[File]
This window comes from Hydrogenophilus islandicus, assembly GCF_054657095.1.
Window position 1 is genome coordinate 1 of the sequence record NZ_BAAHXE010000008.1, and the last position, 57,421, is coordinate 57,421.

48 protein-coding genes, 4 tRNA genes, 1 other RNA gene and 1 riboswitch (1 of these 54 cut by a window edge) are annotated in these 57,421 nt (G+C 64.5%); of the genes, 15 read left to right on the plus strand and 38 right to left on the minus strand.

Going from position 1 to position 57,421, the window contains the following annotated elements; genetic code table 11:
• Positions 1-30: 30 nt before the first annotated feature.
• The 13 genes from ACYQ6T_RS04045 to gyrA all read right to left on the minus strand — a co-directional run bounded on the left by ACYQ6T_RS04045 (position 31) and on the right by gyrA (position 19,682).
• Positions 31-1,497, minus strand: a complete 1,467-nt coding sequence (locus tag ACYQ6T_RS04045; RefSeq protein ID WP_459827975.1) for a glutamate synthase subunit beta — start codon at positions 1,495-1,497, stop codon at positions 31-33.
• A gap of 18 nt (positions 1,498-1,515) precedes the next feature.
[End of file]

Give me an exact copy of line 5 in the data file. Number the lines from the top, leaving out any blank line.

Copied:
• Positions 1-30: 30 nt before the first annotated feature.